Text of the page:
As a side note, the U.S. and Somalia are the only two countries involved in the Convention that have not ratified it, but the U.S., as a signatory to the CRC but a non-ratifier of it, is obligated not to take actions that oppose the CRC but is not legally bound to take positive actions required of all the ratifying countries, such as providing forums for children to express their opinions on matters relevant to their rights and interests.
The U.S. government has, at least, decided to adopt the first two Protocols (Melton), but so far has not decided to go as far as ratifying the third OP. Not even Nordic countries are on the list of those that have ratified the third Protocol, this OP being one that truly holds governments accountable (Melton).
In addition, in order to put my case studies in a broader comparative perspective, I occasionally make reference to additional countries such as Kenya, the Philippines, Sweden, Norway, and Canada. Kenya and the Philippines are younger democracies that provide an African and Asian perspective of the condition of children. An issue of interest is what the children of each country are experiencing since most countries have ratified the CRC, and the U.S. may nonetheless have implemented parts of it, including the first two OPs. I utilize three major concepts within the CRC to evaluate the conditions of children in each case study, categories that best embody the three main categories of the Convention: protection, provision, and participation. I specifically focus on childrens protection from all forms of maltreatment (Article 19); the provision of adequate standards of living necessary for the mental, physical, spiritual, and moral
7


development of children, as well as the ability of the State to provide children with conditions conducive to a decent life under their right to a healthy and dignified life that shall not end prematurely and their right to education (Articles 6, 24, 27, and 28); and the right to participate, seek empowerment, and express themselves without any limits (Melton) (Articles 12-17); and I also make reference to the CRCs Optional Protocols (OPs) and General Comments (which are the Committees elaborations, clarifications, and measures for implementation of the CRCs provisions and themes of relevance) (CRIN, CRC General Comments). These provisions represent basic concepts that are central in guaranteeing any individual rights and the opportunity for advancement in life. Article 19 is integral because any form of abuse is extremely harmful to children in both the short-term and long-term. Males are more likely than females to externalize the negative feelings they have from being abused, and they are more likely to vent these frustrations violently (Gershoff 557). When parents act out their own frustrations by spanking their children, it is not instrumental in achieving intended goals such as more responsible behavior by the children (Gershoff 557). Although corporal punishment (CP) was not prohibited by the CRC itself, the Committee has condemned it and 38 countries have outlawed it, including the Ukraine, Costa Rica, Israel, Sweden, and most recently,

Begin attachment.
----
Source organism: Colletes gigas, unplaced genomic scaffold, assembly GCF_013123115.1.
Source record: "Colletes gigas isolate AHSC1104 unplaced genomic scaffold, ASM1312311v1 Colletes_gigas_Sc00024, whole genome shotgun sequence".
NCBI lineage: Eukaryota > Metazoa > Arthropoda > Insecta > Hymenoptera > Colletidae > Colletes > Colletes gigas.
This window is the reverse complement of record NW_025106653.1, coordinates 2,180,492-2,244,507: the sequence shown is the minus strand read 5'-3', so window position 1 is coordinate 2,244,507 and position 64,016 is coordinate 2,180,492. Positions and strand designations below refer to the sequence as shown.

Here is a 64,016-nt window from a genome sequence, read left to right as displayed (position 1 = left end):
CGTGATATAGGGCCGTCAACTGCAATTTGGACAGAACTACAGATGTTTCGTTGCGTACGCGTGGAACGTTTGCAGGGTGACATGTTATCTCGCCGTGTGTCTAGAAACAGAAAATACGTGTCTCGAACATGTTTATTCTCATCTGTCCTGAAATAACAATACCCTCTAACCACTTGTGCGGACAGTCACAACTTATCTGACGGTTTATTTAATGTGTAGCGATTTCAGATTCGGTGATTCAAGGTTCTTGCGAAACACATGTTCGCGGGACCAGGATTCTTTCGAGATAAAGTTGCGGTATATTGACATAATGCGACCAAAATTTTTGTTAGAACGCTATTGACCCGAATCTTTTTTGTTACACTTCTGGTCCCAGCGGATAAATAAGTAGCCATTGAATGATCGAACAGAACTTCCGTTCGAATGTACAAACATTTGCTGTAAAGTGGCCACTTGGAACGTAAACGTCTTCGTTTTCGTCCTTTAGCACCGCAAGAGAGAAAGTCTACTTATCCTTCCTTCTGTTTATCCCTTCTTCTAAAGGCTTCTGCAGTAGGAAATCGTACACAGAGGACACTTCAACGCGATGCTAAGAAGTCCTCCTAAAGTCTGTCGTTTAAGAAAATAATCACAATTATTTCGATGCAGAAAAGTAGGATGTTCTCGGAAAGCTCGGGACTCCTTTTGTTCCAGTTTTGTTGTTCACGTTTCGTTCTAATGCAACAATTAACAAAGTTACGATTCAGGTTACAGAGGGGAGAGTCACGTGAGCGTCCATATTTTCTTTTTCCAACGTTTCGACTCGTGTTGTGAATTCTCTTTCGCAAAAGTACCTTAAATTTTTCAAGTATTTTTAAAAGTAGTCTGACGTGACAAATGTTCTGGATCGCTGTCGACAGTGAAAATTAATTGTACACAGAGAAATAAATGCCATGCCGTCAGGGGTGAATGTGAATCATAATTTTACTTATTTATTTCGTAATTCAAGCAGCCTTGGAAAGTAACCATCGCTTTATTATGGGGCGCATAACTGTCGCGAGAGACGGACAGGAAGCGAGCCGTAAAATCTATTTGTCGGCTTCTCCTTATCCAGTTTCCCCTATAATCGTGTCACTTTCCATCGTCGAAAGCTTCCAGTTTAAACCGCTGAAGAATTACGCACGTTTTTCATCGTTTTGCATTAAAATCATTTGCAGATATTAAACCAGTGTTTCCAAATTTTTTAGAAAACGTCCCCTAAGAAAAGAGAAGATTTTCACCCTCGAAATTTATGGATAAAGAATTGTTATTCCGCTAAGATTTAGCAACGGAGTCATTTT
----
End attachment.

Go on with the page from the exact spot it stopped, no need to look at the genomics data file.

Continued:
8


Brazil in 2014.9 Articles 6, 24, 27, and 28, relevant to the health and general progress of children, are integral because If children cannot even be given a fighting chance right out of the gates, if they do not have access to clean water, vaccinations, medicines, proper places to dispose of bodily waste, or access to a clean hospital when treatment is necessary, then their lives and their rights are inherently compromised. How can children be expected to fully develop and flourish if their minimum basic rights are not even fulfilled? The State must ensure that childrens lives are not compromised or ended prematurely by preventable circumstances--what the CRC calls the right to life, but what I refer in my paper to as a right to a dignified and healthy life. This right implies access to healthy and sanitary conditions as well as healthcare. Also, if children do not receive education, they are exponentially more likely to fall into a cycle of early motherhood that is more exposed to diseases, preventable conditions, and risky living conditions, and to birth unhealthy children. Lastly, Articles 12-17 are integral because combined, they secure for children the right to assist in the development of public policies and processes that are relevant to them, and I shall argue that allowing them to vote is a matter of respecting children as full human beings and rights bearers. Although
9 Global Initiative to End All Corporal Punishment of Children, States with Full Abolition, http://www.endcorporalpunishment.org/pages/progress/prohib_states.html (accessed August 10, 2014).
9